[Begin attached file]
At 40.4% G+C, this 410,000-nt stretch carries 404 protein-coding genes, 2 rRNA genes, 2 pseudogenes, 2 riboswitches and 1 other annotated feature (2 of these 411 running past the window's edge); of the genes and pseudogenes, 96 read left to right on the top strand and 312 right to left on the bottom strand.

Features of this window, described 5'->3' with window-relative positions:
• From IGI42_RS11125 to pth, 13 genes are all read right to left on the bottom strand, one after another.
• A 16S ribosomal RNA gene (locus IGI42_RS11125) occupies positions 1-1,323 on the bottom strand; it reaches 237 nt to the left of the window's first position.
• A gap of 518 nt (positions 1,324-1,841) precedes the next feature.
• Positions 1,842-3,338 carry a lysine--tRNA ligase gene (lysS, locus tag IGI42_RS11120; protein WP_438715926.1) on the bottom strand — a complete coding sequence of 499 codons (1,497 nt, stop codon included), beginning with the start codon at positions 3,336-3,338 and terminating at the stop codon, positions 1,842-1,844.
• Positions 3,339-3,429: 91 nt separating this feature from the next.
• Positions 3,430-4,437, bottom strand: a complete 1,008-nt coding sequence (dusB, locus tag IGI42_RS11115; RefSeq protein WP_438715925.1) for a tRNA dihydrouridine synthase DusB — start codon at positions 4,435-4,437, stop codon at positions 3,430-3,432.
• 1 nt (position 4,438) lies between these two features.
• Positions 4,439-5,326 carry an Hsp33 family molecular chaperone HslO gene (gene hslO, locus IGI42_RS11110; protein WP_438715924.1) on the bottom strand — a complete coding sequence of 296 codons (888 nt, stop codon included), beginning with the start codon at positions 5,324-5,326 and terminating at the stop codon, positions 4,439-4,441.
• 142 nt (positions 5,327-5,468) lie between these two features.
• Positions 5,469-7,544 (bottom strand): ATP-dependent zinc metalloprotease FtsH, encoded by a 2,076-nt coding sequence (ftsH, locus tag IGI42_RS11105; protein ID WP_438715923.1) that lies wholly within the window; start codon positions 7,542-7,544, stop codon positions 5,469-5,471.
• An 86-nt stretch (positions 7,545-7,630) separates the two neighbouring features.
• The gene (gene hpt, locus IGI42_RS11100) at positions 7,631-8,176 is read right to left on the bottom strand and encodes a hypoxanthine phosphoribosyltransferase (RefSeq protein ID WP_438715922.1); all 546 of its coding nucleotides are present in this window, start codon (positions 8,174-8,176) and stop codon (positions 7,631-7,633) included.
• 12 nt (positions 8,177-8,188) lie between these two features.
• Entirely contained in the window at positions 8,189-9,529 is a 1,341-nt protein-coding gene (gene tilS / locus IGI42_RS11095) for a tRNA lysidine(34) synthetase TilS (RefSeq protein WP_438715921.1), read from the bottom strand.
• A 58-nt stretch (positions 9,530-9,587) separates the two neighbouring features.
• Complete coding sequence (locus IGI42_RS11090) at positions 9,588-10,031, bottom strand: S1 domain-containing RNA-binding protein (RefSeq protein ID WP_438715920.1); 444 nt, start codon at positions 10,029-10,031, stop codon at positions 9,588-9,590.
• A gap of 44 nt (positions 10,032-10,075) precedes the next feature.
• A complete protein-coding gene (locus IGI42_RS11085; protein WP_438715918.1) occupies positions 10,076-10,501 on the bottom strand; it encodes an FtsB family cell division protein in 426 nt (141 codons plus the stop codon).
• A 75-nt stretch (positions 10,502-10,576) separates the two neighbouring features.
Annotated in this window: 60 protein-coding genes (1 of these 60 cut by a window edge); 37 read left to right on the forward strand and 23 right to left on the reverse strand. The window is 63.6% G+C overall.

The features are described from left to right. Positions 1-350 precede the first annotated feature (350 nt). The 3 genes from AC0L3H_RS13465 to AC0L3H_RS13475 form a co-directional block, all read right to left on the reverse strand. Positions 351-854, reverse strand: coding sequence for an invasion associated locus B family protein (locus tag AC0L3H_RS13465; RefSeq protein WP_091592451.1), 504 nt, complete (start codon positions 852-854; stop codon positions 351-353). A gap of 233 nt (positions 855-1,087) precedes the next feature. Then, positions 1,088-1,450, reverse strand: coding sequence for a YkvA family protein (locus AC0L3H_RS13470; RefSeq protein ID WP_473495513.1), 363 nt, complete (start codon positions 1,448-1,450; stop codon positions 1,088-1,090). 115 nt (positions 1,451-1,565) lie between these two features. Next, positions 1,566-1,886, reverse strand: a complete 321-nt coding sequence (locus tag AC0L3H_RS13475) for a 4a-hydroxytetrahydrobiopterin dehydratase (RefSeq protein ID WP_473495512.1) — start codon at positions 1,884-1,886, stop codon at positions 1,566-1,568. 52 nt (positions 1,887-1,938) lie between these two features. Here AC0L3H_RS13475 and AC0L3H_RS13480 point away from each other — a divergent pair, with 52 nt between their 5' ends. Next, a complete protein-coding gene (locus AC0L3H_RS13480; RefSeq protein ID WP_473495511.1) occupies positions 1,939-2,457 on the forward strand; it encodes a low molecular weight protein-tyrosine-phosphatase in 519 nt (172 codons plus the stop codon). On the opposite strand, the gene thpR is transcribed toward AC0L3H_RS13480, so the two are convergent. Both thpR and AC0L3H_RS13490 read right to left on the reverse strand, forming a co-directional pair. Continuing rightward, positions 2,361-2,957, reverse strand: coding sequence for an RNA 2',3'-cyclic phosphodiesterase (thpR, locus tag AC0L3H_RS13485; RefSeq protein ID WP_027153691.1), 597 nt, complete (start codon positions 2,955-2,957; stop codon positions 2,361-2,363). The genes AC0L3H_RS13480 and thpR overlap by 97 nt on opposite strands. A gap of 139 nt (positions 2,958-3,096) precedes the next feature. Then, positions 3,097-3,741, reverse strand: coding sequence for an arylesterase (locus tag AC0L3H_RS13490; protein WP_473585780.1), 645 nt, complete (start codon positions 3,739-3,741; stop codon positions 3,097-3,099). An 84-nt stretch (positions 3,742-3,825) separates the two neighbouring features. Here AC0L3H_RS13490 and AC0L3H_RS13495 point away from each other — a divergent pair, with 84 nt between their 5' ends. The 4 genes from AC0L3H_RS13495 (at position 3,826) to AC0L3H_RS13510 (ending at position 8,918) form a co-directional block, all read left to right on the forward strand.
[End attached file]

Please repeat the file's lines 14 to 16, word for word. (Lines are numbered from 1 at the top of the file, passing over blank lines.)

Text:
• The gene (gene hpt, locus IGI42_RS11100) at positions 7,631-8,176 is read right to left on the bottom strand and encodes a hypoxanthine phosphoribosyltransferase (RefSeq protein ID WP_438715922.1); all 546 of its coding nucleotides are present in this window, start codon (positions 8,174-8,176) and stop codon (positions 7,631-7,633) included.
• 12 nt (positions 8,177-8,188) lie between these two features.
• Entirely contained in the window at positions 8,189-9,529 is a 1,341-nt protein-coding gene (gene tilS / locus IGI42_RS11095) for a tRNA lysidine(34) synthetase TilS (RefSeq protein WP_438715921.1), read from the bottom strand.